or more abstract information. Balzano and McCabe (1986)

reported that concepts are related to one another in a

hierarchical manner with the larger inclusive concept at the











top and defined by features common to the lower level

concepts, thus implying a structural component. At the

basic level there is the object description in which objects

share many features or properties and "share ways in which

persons interact with them" (Balzano & McCabe, 1986, p. 97).

Mechner (1965) suggested that for broader concepts,

sequential discrimination and generalizations about a

variety of concepts may be needed. Mechner, in what may be

an oversimplification of the instructional aspects of

teaching generalization and discrimination, stated that the

process is rather "straightforward" being technically

problematic only insofar as the identifications of the

properties to be generalized and discriminated. This is

highlighted by Case (1975) who also found that the Gagne

hierarchical approach is helpful in that it allows a learner

to be led through a series of intermediate activities that

will lead to the terminal concept. Klausemeier and Sipple

(1980) suggested a structurally similar successive four step

model for concept attainment involving an initial concrete

level whereby attending, discriminating, internally

representing an object and remembering the representation.

This they suggested was followed by an identity level

whereby objects are recognized independent of their contexts

and where generalization occurs to make this identity

possible. The classificatory level implies a higher level

of discrimination between a variety of examples and non-











examples of concepts. At the formal level concepts can be

defined and examples can be reliably compared against non-

examples. Attainment of these various levels is suggested

to be related to the content domain and the abstractness of

the examples. Concept learning is suggested to be formed

through active strategic hypothesis testing whereby the

individual learns both the defining features and the

relationships among them (Bourne, Dominowski, & Loftus,

1979).

Conditions that would affect the process of concept

learning can be summarized to include the (a) definition of

the task (Does the visitor know that there is a concept to

be learned? Is the learner seeking to attain a concept?);

(b) the nature of the "validation" (Are there sufficient

instances--positive and negative-? Can the learner readily

check on hypotheses formed?); (c) the consequences of

particular categorizations (Is there a price associated with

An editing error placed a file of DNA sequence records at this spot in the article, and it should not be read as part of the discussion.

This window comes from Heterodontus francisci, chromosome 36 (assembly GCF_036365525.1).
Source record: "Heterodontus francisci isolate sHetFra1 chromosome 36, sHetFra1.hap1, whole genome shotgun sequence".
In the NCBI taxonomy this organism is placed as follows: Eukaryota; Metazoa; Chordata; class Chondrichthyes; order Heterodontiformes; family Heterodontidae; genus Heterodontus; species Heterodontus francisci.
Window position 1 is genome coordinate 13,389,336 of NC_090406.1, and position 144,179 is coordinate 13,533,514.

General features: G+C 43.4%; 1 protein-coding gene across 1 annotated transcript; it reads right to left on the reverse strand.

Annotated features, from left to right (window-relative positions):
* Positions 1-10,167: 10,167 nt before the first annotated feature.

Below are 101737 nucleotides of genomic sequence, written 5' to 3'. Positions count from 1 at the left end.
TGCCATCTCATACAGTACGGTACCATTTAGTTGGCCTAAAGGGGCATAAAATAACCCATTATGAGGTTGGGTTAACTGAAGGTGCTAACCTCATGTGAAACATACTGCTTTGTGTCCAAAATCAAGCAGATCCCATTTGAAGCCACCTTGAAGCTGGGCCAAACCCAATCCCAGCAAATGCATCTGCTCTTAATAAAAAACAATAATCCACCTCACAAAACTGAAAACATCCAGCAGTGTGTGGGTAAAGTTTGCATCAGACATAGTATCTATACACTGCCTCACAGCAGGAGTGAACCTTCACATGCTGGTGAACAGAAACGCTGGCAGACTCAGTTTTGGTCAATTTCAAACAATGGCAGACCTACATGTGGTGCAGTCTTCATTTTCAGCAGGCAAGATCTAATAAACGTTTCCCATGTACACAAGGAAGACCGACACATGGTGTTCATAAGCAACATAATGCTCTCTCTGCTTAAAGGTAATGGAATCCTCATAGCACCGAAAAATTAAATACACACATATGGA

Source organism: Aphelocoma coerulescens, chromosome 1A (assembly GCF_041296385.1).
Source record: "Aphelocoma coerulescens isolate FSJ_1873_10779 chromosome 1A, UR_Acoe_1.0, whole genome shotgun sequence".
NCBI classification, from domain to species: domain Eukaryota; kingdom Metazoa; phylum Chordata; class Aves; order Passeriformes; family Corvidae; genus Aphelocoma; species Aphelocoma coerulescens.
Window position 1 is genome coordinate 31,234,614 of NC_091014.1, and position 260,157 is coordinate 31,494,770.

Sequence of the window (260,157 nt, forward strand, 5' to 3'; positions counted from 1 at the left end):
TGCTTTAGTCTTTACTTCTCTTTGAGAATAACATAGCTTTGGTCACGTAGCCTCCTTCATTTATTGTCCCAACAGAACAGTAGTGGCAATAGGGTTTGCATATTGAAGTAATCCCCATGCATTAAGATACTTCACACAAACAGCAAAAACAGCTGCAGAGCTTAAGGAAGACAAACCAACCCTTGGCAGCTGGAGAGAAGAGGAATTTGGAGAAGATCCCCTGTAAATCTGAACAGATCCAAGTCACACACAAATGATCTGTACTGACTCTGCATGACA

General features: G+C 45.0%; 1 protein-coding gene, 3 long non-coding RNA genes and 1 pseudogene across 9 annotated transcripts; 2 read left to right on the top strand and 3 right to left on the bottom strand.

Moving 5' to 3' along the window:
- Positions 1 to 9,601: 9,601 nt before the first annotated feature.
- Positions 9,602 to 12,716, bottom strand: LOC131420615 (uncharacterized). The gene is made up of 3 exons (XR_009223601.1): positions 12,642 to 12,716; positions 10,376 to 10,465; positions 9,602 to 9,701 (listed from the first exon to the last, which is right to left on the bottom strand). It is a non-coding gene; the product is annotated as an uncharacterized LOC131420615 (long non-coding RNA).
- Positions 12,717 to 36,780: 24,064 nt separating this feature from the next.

right and wrong?) and (d) the types of restrictions placed

on the process (Are there sufficient external aids? Is there

a sufficient mix of verbal, visual, and other supportive

sensory information?) (Bruner, Goodnow, & Austin, 1973).

These four conditions have been broadly summarized by Gagne

(1985) into the conditions within the learner and the

conditions within the situation.

Exposure to three-dimensional examples in a particular

context and experienced early in life are reported to be











learned earlier than those concepts that can only be

represented symbolically (Gagne, 1985; Gagne & Driscoll,

1988; Klausemeier & Sipple, 1980). Individual differences

also appear in concept learning with intrapersonal (students

in particular) variations occurring across subject areas

(Klausmeier & Sipple, 1980). Mastery of concepts between

individuals is also reported to be variable and dependent on

the subject matter as well as the information coordinating

capacity of the individual, thus leading to suggestions that

instruction be adapted to the learning characteristics of

the individual (Case, 1975; Klausmeier & Sipple, 1980).

Case (1975) criticized the Gagne model as not accounting for

these individual differences, more specifically for

cognitive capacity especially of young children.

Information-processing capacity as reported by Case (1975)

is reported to level off at 15-16 years of age. Field

independence which relates to the degree to which the

"organization of the prevailing field" determines what is

perceived is also reported to change until age 16 (Case,

1975; Witkin et al., 1962, 1977). Case further speculated

that for young children the absence of the ability to avoid

making what early on is a natural or spontaneous set of

choices should be the educational focus. Information-

processing capacity and an inability to overcome one's field

"dependence", however, must be dealt at all ages by adapting

instructional systems or exhibits (in the case of museums)











to the learner. Case (1975) suggested this can be done

through practice, chunking, narrower "hierarchy spans", etc.

which should allow for the strengthening and integration of

responses to form the desired concept. Concept learning,

therefore, is an outcome that can be expected from the

museum experience. As noted in Figure 2-1 and in the

discussion above, outcomes such as concept learning are

expected to be affected by the nature of the stimulus